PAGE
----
reached record high. These are all reasons that developers have also started to try their luck in outsider areas. Recently I’ve seen plenty of development projects from Oakland to Gilroy. Another reason building inside the valley is challenging is because dense housing is often a hard sell in suburban towns in Silicon Valley, where residents often fight new construction they fear will worsen traffic, impact schools, and change the character of their communities. “As soon as a project proponent arrives at City Hall with a multi-family development idea, the pitchforks are sharpened and the flaming torches are lit,” said Regan. Because of such opposition, many attempts to build new housing have been scaled down or abandoned altogether. In contrast, some outside cities are much more hungry for investment, economic growth, and thus are development friendly. I am sure that many housing experts, planners, and developers are working hard to provide more affordable housing for increasing number of residents inside Silicon Valley. In the meantime, there is also tremendous opportunity for development for outside cities that actually have more capacity to receive the growing population. S I L I C O N VA L L E Y I M P R E S S I O N S | J u n e 2 0 1 7



S I L I C O N VA L L E Y I M P R E S S I O N S | J u n e 2 0 1 7





Courtesy Jens Lindhe


Eeli Ram

R emember the good ‘ole

days when urban planning was allowed a “do-over” such as when Napoleon Bonaparte hired his nephew to implement the Haussmann renovation of Paris. Rebuilding Paris was an enormous public works project aimed to bring air and light into the crowded and often filthy medieval neighborhoods of Paris. Perhaps not as extreme, yet, it looks like the Peninsula could use an urban planning “do-over” to correct the long-standing job-housing imbalance.

The Mountain Project

Photo source S I L I C O N VA L L E Y I M P R E S S I O N S | J u n e 2 0 1 7



8 - House Project


In the United States, the government term “affordable housing” is used to describe housing, rental or owner-occupied, that is at or below 30% of one’s income. An alternative definition of “affordable housing” may include qualities such as sustainability, aesthetically pleasing design, and a connection to safety, services, and amenities such as schools, parks, stores, offices, and senior centers. Ideally, the Bay Area should welcome a meeting of these two definitions to blend both financial and quality of life concerns into one cohesive vision. Unfortunately, plentiful, affordable housing priced less than 30% of one’s income in not the case in the Bay Area. The housing supply has not kept pace with the strong economy and rising population. Bay Area residential development lags far behind the creation of office space. Between 2010 and S I L I C O N VA L L E Y I M P R E S S I O N S | J u n e 2 0 1 7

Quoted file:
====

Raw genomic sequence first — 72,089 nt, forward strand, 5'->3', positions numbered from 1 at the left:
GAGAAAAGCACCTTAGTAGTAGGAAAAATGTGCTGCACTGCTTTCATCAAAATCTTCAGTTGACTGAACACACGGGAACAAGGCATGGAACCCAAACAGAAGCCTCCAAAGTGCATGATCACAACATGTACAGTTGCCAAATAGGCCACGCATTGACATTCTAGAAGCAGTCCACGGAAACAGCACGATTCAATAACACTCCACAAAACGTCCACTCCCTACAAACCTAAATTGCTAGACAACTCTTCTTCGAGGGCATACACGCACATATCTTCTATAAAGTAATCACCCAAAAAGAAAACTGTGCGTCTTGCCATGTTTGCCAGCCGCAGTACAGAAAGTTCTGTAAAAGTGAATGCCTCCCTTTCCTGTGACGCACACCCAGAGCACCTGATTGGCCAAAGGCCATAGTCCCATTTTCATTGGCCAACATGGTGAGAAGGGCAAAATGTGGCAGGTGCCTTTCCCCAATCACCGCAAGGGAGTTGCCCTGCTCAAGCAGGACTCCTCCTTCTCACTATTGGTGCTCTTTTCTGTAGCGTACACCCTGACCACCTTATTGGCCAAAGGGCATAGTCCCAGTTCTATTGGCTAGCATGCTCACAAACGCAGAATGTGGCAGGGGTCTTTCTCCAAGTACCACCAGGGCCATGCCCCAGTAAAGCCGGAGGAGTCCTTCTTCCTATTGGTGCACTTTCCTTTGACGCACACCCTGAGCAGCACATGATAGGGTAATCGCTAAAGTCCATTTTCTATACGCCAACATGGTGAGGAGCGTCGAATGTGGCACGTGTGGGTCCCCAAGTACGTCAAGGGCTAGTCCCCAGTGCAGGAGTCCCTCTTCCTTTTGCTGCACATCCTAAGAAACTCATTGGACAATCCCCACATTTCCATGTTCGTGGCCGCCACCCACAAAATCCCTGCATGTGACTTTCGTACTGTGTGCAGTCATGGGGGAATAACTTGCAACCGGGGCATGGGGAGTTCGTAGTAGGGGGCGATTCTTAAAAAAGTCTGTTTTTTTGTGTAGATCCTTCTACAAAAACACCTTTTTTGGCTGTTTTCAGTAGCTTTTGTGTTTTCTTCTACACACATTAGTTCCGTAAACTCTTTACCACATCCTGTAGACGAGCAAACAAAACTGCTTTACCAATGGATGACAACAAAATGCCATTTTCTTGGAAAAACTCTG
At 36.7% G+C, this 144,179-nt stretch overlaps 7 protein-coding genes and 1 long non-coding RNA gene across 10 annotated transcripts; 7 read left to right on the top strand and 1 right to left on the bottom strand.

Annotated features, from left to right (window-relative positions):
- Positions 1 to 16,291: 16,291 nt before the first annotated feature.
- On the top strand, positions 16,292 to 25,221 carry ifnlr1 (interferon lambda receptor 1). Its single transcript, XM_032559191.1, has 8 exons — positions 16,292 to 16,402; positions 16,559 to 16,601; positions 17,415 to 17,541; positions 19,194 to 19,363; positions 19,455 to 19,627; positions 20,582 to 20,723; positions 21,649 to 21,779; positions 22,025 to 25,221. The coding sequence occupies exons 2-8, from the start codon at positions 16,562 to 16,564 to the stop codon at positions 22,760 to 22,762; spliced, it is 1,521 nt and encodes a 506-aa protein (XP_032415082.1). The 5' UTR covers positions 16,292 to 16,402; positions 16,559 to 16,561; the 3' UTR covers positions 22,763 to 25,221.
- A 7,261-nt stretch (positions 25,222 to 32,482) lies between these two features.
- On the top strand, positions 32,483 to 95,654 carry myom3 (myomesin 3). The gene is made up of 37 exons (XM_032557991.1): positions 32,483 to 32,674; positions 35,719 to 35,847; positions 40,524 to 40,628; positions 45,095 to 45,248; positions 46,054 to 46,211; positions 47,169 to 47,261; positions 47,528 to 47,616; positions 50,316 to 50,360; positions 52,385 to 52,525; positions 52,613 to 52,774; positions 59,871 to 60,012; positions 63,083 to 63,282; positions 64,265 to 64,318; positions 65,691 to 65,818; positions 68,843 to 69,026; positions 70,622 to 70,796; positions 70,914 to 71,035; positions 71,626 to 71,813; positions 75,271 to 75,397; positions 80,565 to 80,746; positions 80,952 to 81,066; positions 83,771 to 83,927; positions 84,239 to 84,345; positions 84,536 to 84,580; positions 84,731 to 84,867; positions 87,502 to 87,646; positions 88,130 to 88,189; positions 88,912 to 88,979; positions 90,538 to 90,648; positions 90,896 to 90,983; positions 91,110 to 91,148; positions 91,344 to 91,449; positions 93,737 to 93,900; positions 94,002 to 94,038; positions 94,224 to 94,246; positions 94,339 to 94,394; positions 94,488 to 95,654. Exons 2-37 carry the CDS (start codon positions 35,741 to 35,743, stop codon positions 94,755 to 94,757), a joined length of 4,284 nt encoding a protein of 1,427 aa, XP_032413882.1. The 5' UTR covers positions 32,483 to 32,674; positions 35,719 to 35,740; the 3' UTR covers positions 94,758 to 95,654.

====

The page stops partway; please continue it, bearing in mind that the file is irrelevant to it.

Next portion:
2016 there were six times as many new jobs created as there were new housing units built. This imbalance causes hardships for workers, employers and most importantly it detracts from our quality of life. Simply stated, if a community creates a new job, then it needs to anticipate the services required by the person who will be filling that job. Housing affordability is more than just an inconvenience experienced by individual households who cannot easily find a place to live. Lack of affordable housing is considered by many urban planners to have adverse effects on a community’s overall health. Often the local workforce, especially lower wage earners, are forced to endure long commutes for employment. Lack of housing choices destroys community cohesiveness, adds to environmental pollution, requires a significant investment

in transportation corridors, and reduces the quality of life. Affordable housing may serve as an anchor for creating the kinds of neighborhoods where all families thrive. The key to affordable housing is for the local municipalities to maintain a long-range plan to support the needs of growth. The current housing demand is an opportunity to create living systems that go up and incorporate holistic needs of a thriving community. For example, “Live, Work, Play Developments” are a viable alternative to address the job/ housing imbalance. The Bay Area is a world-class location and needs a world-class urban planner. Now is the time to talk with visionary architects such as Bjarke Ingels, founding partner of BIG - Bjarke Ingels Group who believes building sustainability will

increase the quality of life. This firm creates architecture by focussing on conventional components such as living, leisure, working, parking and shopping. Their idea for planned communities is transforming within the environmental movement. Within the highly conforming constraints of Mr. Ingels’ hometown, Copenhagen, this architect was able to change people’s mindset as to what was possible. For example, 8 House, a non-traditional 500 home development with shops that make it feel like a village. Bjarke Ingels explains his idea “that by mixing traditional ingredients, retail, rowhouses, and apartments in untraditional ways, you create added value, if not gold.” The idea is to layer jobs and housing in accessible and aesthetically pleasing ways allowing businesses and housing to co-exist. Imagine views and fresh air within your private oasis above retail and office spaces bounded by garden courtyards. The Mountain, another

Photo source